Suffrin' Succotash

Wednesday 19/1/2005

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Diary and Notes


"How do you do what?"

No: "How!" As in what we said when we were dirty little street urchins, pretending we were Indians (sorry, native Americans) playing cowboys and native Americans. (In the modern version, the evil cowboys rape, murder and pillage the poor native Americans and then offer them treaties which they renegue on and steal their land).

Today I'm going back to the roots of American cuisine with something from the native peoples and some good old fashioned, down home, fried chicken to boot.

"White man eat with forked stick."

Darn tootin' he does!

I am going to say this and if anyone disagrees, I want proof: My fried chicken is far far tastier than the horrid KFC I had last week. (See Tuesday 11/1/2005.)

Where I got my fried chicken recipe from, I'm not tellin'. It's my secret recipe (not any more it isn't). I always claim that it was given to me by my Auntie Inger from Gainsville Ga, but it's not true. The spice blend is my own concoction, based on many hard years of trial and error.

Normally I'd serve this with mashed potatoes and pan gravy (made by mixing milk into the pan juices with a little more spice/flour mix to thicken it) but as I'll be having mashed potatoes with some meat loaf later in the week, I thought I'd have succotash instead.

My recipe for succotash isn't entirely traditional either. The native American's would probably not have used butter beans, but that's all I had. Some bacon is always a good addition, but again I didn't have any. Mixing the succotash into the chicken pan juices really does add to this and I have to say this was a mighty tasty nosh up.

There's an interesting little thingy about succotash on: The James Beard Foundation website. This also mentions a dish called coon. I'm not sure what coon is, but I think you probably don't want to be asking for it in a Jamaican cafe in Tower Hamlets.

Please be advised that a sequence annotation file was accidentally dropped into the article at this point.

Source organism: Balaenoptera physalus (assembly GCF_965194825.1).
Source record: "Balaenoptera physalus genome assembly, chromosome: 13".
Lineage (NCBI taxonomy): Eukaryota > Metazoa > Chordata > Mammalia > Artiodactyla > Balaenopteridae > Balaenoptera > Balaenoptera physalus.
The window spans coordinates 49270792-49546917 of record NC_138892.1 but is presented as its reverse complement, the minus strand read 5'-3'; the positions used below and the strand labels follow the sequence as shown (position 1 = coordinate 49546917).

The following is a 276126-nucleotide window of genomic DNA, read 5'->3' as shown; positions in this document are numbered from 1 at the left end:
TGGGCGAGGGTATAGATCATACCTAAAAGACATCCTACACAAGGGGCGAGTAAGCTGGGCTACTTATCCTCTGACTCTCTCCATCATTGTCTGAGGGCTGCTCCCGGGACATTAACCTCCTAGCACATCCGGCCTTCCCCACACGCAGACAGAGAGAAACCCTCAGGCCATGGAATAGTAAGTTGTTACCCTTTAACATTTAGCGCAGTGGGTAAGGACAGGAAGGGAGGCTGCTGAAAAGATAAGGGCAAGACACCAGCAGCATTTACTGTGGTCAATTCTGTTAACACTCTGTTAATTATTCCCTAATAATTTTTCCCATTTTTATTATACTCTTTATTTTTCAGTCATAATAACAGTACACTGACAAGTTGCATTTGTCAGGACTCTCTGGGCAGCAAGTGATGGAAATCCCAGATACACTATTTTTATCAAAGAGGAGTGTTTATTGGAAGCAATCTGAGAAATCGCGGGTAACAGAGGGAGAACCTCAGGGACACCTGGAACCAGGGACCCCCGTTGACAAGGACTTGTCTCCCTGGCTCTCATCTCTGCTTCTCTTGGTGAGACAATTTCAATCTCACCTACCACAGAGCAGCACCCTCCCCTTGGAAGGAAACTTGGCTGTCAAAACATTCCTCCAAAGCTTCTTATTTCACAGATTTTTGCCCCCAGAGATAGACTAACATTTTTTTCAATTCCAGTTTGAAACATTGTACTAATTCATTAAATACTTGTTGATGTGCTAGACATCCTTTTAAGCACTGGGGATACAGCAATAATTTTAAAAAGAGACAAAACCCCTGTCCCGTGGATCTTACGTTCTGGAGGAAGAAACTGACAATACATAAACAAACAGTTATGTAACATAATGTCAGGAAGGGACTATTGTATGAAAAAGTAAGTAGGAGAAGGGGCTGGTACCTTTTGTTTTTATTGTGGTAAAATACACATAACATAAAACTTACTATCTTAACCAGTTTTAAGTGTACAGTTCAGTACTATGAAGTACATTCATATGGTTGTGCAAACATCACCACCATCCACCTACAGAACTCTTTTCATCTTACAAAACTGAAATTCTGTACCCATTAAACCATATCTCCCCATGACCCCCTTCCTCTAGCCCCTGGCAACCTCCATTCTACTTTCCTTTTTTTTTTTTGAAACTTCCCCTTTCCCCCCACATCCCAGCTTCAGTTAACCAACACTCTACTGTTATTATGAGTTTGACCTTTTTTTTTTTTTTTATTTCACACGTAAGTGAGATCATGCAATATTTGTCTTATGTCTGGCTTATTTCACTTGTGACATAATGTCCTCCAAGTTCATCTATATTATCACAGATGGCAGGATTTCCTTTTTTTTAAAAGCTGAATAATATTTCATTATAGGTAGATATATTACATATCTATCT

Apart from having bread rolls instead of some Navajo fry bread this is just about the most truly American meal I could think of. So who says American food is all burgers and shakes?

Have a nice day y'all.

Cake Blog

Double chocolate chip muffins: This is what America is all about. There is a theory amongst the Radio 4 listening, self proclaimed, intellectual elite, that jazz is the only true American art form - have these people never eaten a double choc-chip muffin? I say home baking is the true American art form, sod jazz, I'll have a slice of damn fine cherry pie and listen to some heavy metal thanks.


  • Pan Fried Chicken
  • Succotash
  • Bread Rolls


  • Chicken: Chicken, Flour, Celery Salt, Cinnamon, Paprika, Chilli Powder, Black Pepper, Dried Oregano, Vegetable Oil .
  • Succotash: Butter, Garlic, Corn, Butter Beans (Lima Beans are traditional, but I couldn't get them at Sainsbury's), Cream, Black Pepper, Salt, Parsley.


  • Make a spice coating by mixing equal amounts of each of the herbs/spices. Add to the spice mix about double the volume of flour to spice. Place the coating in an air tight bag. Joint the ckicken and pat dry with some kitchen paper. Add the jointed chicken to the bag, let a little air in, roll up the end and give a good shake to allow the chicken and spice mix to shake about and the chicken to get a good coating all over. Leave the chicken in the bag for about ten minutes before cooking, this helps the coating to stick.
  • In a (non stick) saucepan, place a little vegetable oil and turn on the heat. When the pan is hot, add the chicken pieces and fry a little on each side, making sure not to burn the flour coating. When the coating is fried a little all over, turn down the heat and cover with a lid. If the lid has a hole in fine, otherwise, leave a little gap for steam to escape (we want to fry the chicken not steam it). Fry gently for 35-40 minutes, turning occasionally. Be gentle when turning however, or the coating will come off.
  • Succotash: Melt a little butter in a pan and add some minced garlic and cook gently to allow the garlic to infuse the butter. Add the corn and the beans and warm through. Stir in some cream, a little black pepper and salt and some chopped parsley (not traditional but works well). When the chicken is finished, take the chicken out of the pan and stir the succotash into the pan juices so as not to waste that chickeny juiciness and spicy flavour.